Notes from An Alien

~ Explorations In Reading, Writing, and Publishing ~

Must Writers Suffer Melancholy, Anguish, and Depression?


Being a creative writer seems to me to be one of the weirdest professions on the planet.

Catering to imaginary characters who may seem more real than the folks next door can bring certain challenges.

Many writers have faced suffering so debilitating they wanted to die—some have clung to suicide as their only solution

Does it have to be this way?

Why would creating stories be so rife with mental and emotional distress?

Elizabeth Gilbert is an author who has discovered a path around the demons, shared some insights into the common malady, and given us a creative solution to the problems of Creativity.

If you are a writer, or know one, and you watch the video below, it would be wonderful if you shared your thoughts and feelings in our Comments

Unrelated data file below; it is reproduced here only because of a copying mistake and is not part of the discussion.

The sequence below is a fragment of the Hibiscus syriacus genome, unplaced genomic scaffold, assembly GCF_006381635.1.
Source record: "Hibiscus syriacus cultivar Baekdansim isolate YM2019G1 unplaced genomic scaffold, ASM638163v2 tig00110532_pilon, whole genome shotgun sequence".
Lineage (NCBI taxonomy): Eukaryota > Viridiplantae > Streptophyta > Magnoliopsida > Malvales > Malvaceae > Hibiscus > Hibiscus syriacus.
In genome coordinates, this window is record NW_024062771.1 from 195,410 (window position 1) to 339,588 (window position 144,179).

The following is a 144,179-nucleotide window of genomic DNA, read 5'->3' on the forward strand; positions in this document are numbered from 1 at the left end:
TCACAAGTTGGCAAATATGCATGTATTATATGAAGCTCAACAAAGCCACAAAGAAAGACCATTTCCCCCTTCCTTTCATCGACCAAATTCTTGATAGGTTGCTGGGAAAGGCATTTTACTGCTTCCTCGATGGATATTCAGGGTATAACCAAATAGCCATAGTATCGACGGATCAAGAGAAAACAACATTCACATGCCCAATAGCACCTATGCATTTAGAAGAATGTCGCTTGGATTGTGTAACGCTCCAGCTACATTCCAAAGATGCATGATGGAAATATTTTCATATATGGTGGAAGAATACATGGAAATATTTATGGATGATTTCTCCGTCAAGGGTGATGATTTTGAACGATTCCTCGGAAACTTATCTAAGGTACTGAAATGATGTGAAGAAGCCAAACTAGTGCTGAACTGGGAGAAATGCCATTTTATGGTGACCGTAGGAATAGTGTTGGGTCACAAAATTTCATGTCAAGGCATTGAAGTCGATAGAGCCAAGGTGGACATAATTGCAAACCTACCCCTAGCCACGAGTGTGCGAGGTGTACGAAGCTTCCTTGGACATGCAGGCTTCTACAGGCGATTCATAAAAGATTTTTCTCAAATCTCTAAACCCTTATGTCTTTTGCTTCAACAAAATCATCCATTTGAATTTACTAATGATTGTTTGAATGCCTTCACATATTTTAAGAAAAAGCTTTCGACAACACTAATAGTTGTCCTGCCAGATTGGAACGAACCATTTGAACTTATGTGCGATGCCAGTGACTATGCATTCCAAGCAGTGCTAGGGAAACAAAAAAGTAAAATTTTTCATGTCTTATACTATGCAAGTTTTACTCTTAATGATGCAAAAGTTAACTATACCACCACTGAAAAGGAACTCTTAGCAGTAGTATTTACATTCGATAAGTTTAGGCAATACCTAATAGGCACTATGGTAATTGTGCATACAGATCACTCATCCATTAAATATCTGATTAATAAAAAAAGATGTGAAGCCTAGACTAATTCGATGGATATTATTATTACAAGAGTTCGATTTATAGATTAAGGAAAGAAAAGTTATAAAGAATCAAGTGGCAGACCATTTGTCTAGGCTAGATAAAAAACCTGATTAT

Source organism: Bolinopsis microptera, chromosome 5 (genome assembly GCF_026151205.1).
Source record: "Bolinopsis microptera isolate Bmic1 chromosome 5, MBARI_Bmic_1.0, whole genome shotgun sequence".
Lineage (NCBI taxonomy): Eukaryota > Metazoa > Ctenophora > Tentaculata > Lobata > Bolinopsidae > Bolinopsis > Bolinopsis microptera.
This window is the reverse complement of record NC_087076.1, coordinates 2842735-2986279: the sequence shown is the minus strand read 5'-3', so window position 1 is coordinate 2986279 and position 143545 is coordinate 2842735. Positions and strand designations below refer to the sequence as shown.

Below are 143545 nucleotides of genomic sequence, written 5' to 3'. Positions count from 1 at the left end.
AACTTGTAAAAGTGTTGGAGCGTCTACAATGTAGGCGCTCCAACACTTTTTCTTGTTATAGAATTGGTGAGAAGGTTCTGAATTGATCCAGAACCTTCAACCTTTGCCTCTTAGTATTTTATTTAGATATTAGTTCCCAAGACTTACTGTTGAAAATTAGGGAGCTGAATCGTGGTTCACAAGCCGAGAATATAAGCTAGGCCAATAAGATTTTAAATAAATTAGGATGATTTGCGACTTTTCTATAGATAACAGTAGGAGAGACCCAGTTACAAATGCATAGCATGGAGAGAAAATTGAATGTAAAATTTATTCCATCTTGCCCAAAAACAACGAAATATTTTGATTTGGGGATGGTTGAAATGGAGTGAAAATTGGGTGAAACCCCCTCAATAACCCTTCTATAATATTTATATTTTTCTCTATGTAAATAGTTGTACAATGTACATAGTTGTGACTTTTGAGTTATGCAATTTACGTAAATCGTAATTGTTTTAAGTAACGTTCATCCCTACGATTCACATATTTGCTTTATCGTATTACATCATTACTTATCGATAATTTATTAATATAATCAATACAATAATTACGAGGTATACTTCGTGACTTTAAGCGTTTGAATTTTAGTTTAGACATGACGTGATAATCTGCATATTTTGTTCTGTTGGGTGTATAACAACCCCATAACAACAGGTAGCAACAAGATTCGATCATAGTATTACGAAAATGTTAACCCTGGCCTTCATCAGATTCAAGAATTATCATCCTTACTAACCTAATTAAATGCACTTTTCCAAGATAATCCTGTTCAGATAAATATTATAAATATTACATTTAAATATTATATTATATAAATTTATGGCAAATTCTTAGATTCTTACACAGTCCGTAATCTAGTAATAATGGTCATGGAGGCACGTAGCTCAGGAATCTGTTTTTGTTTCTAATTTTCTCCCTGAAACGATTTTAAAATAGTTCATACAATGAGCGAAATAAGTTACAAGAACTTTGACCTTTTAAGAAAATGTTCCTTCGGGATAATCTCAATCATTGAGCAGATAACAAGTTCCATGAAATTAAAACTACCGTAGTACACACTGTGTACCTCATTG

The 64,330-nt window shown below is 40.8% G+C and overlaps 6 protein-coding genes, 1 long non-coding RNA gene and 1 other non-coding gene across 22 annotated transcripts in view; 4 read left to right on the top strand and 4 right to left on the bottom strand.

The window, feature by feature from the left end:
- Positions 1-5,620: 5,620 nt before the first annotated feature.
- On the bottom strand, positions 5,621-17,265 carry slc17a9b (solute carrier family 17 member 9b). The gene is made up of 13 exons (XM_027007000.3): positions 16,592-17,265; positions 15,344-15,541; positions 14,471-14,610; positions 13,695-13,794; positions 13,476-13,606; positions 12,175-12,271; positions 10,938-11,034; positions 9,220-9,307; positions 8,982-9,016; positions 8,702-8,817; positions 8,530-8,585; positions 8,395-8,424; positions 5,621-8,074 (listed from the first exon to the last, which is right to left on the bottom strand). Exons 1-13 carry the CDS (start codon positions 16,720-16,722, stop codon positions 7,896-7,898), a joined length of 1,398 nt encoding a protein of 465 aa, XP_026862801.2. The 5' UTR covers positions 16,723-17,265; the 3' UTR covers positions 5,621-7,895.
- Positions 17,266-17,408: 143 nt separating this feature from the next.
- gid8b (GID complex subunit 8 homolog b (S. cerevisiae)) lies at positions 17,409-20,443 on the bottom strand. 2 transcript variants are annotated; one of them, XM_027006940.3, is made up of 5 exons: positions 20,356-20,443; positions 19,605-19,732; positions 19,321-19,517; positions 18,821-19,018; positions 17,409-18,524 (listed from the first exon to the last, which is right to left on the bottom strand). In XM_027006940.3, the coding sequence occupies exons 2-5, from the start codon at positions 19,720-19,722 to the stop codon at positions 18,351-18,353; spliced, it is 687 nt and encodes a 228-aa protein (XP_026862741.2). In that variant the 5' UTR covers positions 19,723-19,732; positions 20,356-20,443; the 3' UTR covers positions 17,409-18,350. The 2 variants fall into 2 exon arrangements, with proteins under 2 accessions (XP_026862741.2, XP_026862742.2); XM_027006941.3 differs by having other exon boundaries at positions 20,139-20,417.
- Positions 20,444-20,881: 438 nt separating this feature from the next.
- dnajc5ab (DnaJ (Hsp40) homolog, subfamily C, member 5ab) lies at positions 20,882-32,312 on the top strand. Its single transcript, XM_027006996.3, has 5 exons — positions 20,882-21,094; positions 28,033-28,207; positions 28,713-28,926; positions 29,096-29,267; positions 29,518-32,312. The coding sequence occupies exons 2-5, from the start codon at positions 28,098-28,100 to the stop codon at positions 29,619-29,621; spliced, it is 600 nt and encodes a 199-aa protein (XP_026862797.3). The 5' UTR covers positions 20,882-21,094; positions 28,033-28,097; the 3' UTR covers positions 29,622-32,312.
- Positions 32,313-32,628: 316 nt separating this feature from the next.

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15 responses to “Must Writers Suffer Melancholy, Anguish, and Depression?

  1. Catana January 9, 2012 at 6:20 pm

    I don’t want to make any assumptions about her point of view since I didn’t watch the video. Sorry, but I hate watching videos to listen to something that I could read in a quarter of the time. But I’m interpreting what you said as meaning that creativity causes mental problems. In fact, it’s often the other way around. Writing or other creativity is sometimes what keeps people alive in spite of their suffering. There’s plenty of evidence for this in biolgraphies, autobiographies, interviews, and other sources.

    Like

    • Alexander M Zoltai January 9, 2012 at 7:28 pm

      Yes, there is evidence for the healing qualities of creativity.

      There are also plenty of cases of those creative souls who are suffering with their gift

      I truly don’t think the experience of watching Elizabeth’s video could be adequately summed up in mere words on a page………

      Like

  2. Mbugua Kamau January 9, 2012 at 6:54 pm